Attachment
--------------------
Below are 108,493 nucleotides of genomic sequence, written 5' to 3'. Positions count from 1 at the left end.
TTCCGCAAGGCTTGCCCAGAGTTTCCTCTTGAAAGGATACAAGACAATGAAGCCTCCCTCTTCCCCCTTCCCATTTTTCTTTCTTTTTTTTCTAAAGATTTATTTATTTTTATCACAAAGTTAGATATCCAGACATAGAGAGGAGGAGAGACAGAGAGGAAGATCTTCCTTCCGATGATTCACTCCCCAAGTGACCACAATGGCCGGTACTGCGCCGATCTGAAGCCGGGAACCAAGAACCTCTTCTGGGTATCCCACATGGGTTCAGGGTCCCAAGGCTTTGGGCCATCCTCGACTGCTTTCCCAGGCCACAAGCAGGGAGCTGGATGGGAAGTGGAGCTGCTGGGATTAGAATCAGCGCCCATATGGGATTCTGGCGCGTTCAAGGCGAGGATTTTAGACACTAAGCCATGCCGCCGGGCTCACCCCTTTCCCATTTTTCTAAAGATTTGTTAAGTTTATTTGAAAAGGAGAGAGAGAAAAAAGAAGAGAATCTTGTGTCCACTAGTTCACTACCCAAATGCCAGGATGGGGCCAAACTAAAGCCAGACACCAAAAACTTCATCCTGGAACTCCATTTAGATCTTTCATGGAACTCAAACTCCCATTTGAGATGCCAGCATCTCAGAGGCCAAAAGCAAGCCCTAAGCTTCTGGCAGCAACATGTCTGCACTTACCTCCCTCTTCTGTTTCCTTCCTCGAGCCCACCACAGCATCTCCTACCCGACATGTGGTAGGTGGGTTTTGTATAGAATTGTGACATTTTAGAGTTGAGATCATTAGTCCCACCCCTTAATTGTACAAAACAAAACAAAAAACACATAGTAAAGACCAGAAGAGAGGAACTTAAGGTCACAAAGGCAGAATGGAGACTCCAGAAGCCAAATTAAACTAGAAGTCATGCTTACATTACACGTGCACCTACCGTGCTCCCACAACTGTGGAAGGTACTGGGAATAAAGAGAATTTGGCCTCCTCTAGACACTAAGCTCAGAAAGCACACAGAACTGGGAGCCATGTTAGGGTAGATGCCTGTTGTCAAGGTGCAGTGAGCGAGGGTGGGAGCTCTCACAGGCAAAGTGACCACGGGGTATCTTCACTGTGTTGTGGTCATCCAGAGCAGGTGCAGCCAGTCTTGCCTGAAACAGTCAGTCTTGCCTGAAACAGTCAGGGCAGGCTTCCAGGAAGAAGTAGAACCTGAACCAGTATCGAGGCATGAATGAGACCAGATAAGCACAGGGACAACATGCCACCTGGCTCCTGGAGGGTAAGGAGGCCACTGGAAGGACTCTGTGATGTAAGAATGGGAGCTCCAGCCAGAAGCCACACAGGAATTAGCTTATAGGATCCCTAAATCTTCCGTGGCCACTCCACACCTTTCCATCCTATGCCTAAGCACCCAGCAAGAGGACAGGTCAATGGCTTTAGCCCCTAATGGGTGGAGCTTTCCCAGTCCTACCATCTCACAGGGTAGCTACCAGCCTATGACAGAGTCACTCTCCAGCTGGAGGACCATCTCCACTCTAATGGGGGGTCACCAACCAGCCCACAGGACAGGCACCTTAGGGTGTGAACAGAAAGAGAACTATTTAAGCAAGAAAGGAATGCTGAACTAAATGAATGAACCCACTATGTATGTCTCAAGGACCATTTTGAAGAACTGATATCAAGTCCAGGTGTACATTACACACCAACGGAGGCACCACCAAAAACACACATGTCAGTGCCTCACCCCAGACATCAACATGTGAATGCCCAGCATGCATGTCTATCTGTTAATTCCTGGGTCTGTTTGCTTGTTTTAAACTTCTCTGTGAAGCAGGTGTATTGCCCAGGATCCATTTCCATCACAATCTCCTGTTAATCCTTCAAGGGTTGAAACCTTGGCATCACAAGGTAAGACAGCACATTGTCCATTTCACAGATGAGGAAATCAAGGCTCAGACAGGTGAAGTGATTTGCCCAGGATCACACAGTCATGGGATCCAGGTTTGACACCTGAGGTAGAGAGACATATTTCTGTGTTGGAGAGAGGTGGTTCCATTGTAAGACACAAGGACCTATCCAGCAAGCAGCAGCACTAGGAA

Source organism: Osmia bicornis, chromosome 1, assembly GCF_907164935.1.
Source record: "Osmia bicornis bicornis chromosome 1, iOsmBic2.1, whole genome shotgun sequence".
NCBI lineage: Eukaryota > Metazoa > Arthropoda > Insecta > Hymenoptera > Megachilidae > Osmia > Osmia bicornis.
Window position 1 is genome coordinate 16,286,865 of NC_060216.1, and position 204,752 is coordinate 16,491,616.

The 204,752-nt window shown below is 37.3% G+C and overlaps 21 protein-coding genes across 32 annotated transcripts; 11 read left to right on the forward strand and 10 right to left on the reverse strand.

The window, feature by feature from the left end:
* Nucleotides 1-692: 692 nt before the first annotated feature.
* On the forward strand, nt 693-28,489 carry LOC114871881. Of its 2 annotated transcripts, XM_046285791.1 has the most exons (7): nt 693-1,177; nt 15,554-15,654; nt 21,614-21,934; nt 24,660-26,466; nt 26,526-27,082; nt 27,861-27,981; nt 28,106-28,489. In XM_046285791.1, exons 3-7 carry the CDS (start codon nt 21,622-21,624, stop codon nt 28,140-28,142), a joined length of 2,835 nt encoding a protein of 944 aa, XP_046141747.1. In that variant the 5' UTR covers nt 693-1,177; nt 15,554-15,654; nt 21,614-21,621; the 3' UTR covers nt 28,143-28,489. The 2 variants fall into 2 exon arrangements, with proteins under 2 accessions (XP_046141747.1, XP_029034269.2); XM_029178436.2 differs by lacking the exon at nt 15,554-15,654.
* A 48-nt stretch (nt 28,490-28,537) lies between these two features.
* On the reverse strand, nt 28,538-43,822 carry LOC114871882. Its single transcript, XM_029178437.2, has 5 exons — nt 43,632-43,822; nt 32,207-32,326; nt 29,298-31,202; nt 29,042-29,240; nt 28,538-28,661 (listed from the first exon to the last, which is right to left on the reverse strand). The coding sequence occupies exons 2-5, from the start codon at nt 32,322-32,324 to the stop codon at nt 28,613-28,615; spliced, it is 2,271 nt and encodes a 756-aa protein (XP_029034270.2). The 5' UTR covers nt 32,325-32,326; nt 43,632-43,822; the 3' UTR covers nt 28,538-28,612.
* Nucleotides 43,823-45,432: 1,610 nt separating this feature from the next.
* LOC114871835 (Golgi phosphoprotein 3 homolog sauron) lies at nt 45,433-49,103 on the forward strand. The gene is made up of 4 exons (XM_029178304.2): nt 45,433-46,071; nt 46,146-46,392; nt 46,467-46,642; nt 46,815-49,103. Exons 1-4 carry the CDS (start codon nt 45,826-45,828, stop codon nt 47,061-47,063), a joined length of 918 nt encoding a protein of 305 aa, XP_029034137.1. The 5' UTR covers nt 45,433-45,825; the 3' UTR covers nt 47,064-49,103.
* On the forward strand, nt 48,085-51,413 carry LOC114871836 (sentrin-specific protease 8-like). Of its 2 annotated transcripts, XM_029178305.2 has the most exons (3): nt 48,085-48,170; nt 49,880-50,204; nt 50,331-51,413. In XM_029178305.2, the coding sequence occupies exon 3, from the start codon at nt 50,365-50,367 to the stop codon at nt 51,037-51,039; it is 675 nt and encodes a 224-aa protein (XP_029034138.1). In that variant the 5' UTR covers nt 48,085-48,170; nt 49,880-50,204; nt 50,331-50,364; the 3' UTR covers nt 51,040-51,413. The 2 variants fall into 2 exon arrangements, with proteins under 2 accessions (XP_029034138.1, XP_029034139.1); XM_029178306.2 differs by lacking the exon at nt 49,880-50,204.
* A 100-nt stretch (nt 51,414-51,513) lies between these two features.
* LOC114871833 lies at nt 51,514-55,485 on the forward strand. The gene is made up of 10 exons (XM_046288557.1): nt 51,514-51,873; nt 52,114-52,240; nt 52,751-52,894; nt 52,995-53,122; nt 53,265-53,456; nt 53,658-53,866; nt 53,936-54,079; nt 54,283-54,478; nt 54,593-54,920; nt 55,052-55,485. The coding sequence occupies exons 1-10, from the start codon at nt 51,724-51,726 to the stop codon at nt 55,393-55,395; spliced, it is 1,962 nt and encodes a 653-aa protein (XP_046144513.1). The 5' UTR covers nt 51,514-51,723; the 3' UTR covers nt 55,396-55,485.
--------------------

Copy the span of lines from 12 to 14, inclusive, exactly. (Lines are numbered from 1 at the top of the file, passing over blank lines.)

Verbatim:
* On the reverse strand, nt 28,538-43,822 carry LOC114871882. Its single transcript, XM_029178437.2, has 5 exons — nt 43,632-43,822; nt 32,207-32,326; nt 29,298-31,202; nt 29,042-29,240; nt 28,538-28,661 (listed from the first exon to the last, which is right to left on the reverse strand). The coding sequence occupies exons 2-5, from the start codon at nt 32,322-32,324 to the stop codon at nt 28,613-28,615; spliced, it is 2,271 nt and encodes a 756-aa protein (XP_029034270.2). The 5' UTR covers nt 32,325-32,326; nt 43,632-43,822; the 3' UTR covers nt 28,538-28,612.
* Nucleotides 43,823-45,432: 1,610 nt separating this feature from the next.
* LOC114871835 (Golgi phosphoprotein 3 homolog sauron) lies at nt 45,433-49,103 on the forward strand. The gene is made up of 4 exons (XM_029178304.2): nt 45,433-46,071; nt 46,146-46,392; nt 46,467-46,642; nt 46,815-49,103. Exons 1-4 carry the CDS (start codon nt 45,826-45,828, stop codon nt 47,061-47,063), a joined length of 918 nt encoding a protein of 305 aa, XP_029034137.1. The 5' UTR covers nt 45,433-45,825; the 3' UTR covers nt 47,064-49,103.